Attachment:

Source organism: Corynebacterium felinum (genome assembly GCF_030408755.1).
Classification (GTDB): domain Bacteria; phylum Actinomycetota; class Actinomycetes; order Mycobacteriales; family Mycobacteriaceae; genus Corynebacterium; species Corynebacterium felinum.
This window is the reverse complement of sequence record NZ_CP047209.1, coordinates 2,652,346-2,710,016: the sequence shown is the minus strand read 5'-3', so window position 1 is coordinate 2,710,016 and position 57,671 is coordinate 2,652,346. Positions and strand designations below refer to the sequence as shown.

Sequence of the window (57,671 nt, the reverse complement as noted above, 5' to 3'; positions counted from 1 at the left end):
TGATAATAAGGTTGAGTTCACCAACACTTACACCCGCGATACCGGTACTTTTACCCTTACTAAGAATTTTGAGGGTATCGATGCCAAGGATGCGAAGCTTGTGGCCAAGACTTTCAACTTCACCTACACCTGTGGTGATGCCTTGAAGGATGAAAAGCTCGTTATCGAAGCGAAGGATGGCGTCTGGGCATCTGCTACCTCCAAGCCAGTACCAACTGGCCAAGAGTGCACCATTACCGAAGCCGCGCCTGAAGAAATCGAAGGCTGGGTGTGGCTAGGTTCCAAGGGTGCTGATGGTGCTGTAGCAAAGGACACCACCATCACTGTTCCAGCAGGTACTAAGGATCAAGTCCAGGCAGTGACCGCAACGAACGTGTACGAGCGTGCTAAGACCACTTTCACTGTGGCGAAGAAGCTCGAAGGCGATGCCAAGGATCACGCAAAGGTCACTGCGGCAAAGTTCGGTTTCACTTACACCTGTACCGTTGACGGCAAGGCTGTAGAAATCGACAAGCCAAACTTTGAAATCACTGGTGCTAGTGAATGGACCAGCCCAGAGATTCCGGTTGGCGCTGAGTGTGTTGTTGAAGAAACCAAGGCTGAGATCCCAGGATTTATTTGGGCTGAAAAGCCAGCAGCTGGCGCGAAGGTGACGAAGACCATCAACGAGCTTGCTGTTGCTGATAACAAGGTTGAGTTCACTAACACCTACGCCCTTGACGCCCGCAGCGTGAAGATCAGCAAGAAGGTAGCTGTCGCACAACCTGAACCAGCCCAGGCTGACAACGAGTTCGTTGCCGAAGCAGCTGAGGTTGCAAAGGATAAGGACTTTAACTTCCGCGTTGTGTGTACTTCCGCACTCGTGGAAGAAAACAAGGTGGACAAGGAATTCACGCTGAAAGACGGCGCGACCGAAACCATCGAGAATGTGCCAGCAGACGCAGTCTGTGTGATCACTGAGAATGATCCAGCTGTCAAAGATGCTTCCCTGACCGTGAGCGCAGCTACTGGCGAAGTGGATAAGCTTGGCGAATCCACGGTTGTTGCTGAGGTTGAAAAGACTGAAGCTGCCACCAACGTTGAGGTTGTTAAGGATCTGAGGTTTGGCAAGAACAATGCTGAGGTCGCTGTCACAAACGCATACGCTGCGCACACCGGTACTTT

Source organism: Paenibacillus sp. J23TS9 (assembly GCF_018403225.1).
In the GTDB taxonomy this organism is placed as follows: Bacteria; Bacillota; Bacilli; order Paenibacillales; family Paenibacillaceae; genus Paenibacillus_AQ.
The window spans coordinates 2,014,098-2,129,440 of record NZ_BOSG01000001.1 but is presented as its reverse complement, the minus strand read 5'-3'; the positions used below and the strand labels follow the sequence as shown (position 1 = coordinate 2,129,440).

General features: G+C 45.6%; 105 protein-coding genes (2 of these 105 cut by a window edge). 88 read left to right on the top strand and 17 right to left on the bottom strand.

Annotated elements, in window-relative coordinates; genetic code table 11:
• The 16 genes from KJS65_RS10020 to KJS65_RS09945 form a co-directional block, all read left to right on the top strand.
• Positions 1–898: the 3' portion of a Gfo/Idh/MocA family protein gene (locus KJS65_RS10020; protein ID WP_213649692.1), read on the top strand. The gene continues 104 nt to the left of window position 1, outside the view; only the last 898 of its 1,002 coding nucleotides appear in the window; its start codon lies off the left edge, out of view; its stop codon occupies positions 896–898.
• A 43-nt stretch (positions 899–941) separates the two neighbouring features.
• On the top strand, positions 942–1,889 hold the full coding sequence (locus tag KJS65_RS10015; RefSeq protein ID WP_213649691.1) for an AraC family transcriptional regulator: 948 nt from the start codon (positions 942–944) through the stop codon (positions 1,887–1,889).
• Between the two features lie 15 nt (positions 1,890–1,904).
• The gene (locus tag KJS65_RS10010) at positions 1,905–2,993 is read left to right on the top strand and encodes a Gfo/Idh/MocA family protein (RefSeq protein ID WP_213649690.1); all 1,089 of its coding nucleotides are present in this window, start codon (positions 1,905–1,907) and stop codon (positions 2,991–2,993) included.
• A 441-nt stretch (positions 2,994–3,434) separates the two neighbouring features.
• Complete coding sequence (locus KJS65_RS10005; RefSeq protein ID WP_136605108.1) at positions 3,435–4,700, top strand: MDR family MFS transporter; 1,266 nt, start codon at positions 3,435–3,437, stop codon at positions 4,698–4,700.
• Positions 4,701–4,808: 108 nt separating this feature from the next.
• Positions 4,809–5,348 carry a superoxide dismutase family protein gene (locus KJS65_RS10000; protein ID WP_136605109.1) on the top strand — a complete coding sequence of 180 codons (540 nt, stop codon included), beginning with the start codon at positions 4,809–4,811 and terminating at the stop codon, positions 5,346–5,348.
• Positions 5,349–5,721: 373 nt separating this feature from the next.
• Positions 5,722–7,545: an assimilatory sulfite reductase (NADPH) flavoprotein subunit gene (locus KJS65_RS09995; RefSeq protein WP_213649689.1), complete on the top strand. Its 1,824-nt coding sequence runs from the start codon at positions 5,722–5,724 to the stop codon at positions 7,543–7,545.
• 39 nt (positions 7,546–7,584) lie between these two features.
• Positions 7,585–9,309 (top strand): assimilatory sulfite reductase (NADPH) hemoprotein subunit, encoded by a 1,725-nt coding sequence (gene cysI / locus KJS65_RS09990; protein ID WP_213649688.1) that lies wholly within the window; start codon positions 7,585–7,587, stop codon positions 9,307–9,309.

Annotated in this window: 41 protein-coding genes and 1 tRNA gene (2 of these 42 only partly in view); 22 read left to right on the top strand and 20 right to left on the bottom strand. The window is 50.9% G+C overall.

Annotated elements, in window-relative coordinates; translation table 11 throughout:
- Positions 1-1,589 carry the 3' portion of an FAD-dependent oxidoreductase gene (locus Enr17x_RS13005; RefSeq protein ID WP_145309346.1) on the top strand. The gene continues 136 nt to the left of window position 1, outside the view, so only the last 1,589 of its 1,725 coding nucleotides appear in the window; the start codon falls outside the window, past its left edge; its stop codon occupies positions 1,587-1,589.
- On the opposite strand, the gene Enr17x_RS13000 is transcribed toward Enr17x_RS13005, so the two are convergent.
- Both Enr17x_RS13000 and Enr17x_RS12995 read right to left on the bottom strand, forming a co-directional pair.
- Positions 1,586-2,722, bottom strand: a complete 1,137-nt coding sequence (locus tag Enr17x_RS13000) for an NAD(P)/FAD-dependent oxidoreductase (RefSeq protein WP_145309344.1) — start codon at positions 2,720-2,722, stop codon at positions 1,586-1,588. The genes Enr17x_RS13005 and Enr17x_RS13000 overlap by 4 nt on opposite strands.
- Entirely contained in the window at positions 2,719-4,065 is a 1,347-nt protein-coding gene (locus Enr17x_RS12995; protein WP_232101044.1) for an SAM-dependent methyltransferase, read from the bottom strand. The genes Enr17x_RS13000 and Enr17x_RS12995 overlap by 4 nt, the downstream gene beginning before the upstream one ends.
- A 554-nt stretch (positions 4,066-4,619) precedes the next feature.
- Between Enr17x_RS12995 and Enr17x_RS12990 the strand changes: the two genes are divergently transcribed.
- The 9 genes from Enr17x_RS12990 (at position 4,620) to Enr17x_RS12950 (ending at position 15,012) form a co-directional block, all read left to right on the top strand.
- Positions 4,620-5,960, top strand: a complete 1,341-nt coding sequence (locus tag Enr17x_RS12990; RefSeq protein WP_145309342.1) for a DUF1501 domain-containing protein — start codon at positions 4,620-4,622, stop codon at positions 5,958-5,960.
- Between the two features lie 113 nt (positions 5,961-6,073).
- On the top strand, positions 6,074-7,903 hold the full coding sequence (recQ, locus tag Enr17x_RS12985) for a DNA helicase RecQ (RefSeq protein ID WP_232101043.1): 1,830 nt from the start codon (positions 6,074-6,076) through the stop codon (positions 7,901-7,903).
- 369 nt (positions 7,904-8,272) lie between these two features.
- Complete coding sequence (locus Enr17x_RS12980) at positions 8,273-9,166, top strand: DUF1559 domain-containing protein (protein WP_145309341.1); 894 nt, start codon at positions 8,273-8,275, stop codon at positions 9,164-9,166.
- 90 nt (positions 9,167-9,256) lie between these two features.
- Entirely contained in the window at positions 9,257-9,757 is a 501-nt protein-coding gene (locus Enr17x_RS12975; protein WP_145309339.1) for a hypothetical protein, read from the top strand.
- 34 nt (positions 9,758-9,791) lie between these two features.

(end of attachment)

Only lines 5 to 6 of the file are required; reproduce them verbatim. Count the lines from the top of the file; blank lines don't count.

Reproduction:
TGATAATAAGGTTGAGTTCACCAACACTTACACCCGCGATACCGGTACTTTTACCCTTACTAAGAATTTTGAGGGTATCGATGCCAAGGATGCGAAGCTTGTGGCCAAGACTTTCAACTTCACCTACACCTGTGGTGATGCCTTGAAGGATGAAAAGCTCGTTATCGAAGCGAAGGATGGCGTCTGGGCATCTGCTACCTCCAAGCCAGTACCAACTGGCCAAGAGTGCACCATTACCGAAGCCGCGCCTGAAGAAATCGAAGGCTGGGTGTGGCTAGGTTCCAAGGGTGCTGATGGTGCTGTAGCAAAGGACACCACCATCACTGTTCCAGCAGGTACTAAGGATCAAGTCCAGGCAGTGACCGCAACGAACGTGTACGAGCGTGCTAAGACCACTTTCACTGTGGCGAAGAAGCTCGAAGGCGATGCCAAGGATCACGCAAAGGTCACTGCGGCAAAGTTCGGTTTCACTTACACCTGTACCGTTGACGGCAAGGCTGTAGAAATCGACAAGCCAAACTTTGAAATCACTGGTGCTAGTGAATGGACCAGCCCAGAGATTCCGGTTGGCGCTGAGTGTGTTGTTGAAGAAACCAAGGCTGAGATCCCAGGATTTATTTGGGCTGAAAAGCCAGCAGCTGGCGCGAAGGTGACGAAGACCATCAACGAGCTTGCTGTTGCTGATAACAAGGTTGAGTTCACTAACACCTACGCCCTTGACGCCCGCAGCGTGAAGATCAGCAAGAAGGTAGCTGTCGCACAACCTGAACCAGCCCAGGCTGACAACGAGTTCGTTGCCGAAGCAGCTGAGGTTGCAAAGGATAAGGACTTTAACTTCCGCGTTGTGTGTACTTCCGCACTCGTGGAAGAAAACAAGGTGGACAAGGAATTCACGCTGAAAGACGGCGCGACCGAAACCATCGAGAATGTGCCAGCAGACGCAGTCTGTGTGATCACTGAGAATGATCCAGCTGTCAAAGATGCTTCCCTGACCGTGAGCGCAGCTACTGGCGAAGTGGATAAGCTTGGCGAATCCACGGTTGTTGCTGAGGTTGAAAAGACTGAAGCTGCCACCAACGTTGAGGTTGTTAAGGATCTGAGGTTTGGCAAGAACAATGCTGAGGTCGCTGTCACAAACGCATACGCTGCGCACACCGGTACTTT

Source organism: Paenibacillus sp. J23TS9 (assembly GCF_018403225.1).